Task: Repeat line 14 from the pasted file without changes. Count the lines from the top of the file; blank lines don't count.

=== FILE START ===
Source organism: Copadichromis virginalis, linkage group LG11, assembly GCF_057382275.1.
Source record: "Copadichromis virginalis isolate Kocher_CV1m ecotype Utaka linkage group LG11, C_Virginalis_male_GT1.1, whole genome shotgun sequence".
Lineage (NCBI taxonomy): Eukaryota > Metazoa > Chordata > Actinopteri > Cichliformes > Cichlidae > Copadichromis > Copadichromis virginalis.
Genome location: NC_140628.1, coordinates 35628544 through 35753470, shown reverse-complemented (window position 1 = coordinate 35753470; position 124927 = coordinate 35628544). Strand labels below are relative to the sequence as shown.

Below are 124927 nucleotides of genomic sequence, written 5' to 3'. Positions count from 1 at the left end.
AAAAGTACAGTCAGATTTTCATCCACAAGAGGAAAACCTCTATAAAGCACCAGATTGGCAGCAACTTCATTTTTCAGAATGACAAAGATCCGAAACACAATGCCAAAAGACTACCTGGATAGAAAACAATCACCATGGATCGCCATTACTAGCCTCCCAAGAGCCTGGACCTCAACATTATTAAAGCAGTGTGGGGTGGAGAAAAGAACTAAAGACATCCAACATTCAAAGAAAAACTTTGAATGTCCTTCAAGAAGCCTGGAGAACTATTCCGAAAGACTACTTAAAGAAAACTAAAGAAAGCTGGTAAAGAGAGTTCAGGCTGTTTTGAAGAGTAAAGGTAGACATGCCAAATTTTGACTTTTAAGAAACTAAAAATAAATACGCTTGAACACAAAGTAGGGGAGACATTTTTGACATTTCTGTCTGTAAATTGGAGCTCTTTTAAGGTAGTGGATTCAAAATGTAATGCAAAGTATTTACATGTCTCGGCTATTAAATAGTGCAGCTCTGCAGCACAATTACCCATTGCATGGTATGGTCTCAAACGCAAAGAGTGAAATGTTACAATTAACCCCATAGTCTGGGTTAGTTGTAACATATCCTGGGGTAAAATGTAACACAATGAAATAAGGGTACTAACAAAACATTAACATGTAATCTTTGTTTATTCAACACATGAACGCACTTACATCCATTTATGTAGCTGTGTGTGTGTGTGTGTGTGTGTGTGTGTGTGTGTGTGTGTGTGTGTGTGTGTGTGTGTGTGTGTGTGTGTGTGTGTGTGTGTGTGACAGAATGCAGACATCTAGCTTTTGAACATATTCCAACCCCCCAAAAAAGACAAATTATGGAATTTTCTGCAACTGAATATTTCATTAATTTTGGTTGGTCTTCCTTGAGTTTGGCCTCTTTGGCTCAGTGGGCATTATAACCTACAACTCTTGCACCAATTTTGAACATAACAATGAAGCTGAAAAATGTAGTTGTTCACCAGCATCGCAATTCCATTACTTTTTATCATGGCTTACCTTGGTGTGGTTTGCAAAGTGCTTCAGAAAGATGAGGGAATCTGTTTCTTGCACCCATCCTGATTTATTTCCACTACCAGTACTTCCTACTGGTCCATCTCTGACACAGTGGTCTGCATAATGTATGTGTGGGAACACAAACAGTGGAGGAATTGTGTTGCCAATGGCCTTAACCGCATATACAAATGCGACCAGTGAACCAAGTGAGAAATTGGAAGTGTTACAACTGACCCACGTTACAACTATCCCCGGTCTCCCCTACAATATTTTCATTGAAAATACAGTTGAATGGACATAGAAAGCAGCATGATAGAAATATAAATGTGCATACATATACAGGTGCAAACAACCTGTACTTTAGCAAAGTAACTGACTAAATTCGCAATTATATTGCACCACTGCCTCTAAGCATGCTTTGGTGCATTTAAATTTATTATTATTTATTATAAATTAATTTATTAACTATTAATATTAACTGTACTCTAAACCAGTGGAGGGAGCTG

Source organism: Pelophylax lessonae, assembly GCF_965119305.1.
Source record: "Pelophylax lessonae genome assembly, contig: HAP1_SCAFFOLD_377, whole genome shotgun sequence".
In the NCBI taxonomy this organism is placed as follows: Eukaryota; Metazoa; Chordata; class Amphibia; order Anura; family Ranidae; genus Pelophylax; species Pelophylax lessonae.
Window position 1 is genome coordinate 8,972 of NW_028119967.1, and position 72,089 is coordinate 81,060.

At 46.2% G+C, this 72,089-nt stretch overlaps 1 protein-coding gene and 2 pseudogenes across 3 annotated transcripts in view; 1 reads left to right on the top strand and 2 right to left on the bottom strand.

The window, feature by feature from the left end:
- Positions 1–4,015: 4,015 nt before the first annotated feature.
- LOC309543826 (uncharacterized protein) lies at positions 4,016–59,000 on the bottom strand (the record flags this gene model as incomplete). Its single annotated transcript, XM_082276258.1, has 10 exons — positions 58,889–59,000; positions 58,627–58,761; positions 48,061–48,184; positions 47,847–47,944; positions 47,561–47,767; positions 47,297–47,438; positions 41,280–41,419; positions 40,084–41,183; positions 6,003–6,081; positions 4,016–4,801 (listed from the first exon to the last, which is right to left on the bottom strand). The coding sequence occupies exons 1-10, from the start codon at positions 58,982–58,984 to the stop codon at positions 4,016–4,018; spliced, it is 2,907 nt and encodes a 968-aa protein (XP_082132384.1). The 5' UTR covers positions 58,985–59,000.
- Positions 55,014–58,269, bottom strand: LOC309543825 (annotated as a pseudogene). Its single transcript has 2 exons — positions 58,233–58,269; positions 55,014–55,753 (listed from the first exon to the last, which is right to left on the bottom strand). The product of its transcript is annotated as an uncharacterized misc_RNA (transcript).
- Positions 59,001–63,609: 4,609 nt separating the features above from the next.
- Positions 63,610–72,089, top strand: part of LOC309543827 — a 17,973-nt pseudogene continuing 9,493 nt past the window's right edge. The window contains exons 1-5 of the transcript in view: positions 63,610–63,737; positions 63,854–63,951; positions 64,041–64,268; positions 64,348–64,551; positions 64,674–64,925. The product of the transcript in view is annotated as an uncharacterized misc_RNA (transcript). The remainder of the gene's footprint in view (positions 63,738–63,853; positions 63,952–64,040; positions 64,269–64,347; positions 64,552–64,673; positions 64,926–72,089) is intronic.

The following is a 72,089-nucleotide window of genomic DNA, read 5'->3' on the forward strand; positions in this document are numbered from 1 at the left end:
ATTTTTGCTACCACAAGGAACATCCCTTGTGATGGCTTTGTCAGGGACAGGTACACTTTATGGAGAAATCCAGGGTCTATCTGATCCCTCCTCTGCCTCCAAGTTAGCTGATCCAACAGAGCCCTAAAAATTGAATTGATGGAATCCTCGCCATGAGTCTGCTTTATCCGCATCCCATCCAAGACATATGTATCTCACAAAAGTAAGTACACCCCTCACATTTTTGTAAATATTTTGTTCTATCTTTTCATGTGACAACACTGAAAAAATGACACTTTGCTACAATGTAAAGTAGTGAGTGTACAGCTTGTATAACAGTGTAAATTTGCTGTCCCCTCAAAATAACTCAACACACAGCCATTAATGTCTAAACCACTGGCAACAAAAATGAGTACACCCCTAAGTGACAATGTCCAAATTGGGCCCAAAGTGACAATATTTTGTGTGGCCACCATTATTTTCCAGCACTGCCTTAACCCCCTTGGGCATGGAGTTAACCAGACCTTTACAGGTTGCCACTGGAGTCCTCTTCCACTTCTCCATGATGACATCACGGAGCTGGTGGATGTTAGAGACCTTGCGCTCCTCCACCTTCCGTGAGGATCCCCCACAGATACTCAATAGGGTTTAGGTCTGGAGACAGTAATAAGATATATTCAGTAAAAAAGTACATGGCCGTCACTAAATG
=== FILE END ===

- LOC309543826 (uncharacterized protein) lies at positions 4,016–59,000 on the bottom strand (the record flags this gene model as incomplete). Its single annotated transcript, XM_082276258.1, has 10 exons — positions 58,889–59,000; positions 58,627–58,761; positions 48,061–48,184; positions 47,847–47,944; positions 47,561–47,767; positions 47,297–47,438; positions 41,280–41,419; positions 40,084–41,183; positions 6,003–6,081; positions 4,016–4,801 (listed from the first exon to the last, which is right to left on the bottom strand). The coding sequence occupies exons 1-10, from the start codon at positions 58,982–58,984 to the stop codon at positions 4,016–4,018; spliced, it is 2,907 nt and encodes a 968-aa protein (XP_082132384.1). The 5' UTR covers positions 58,985–59,000.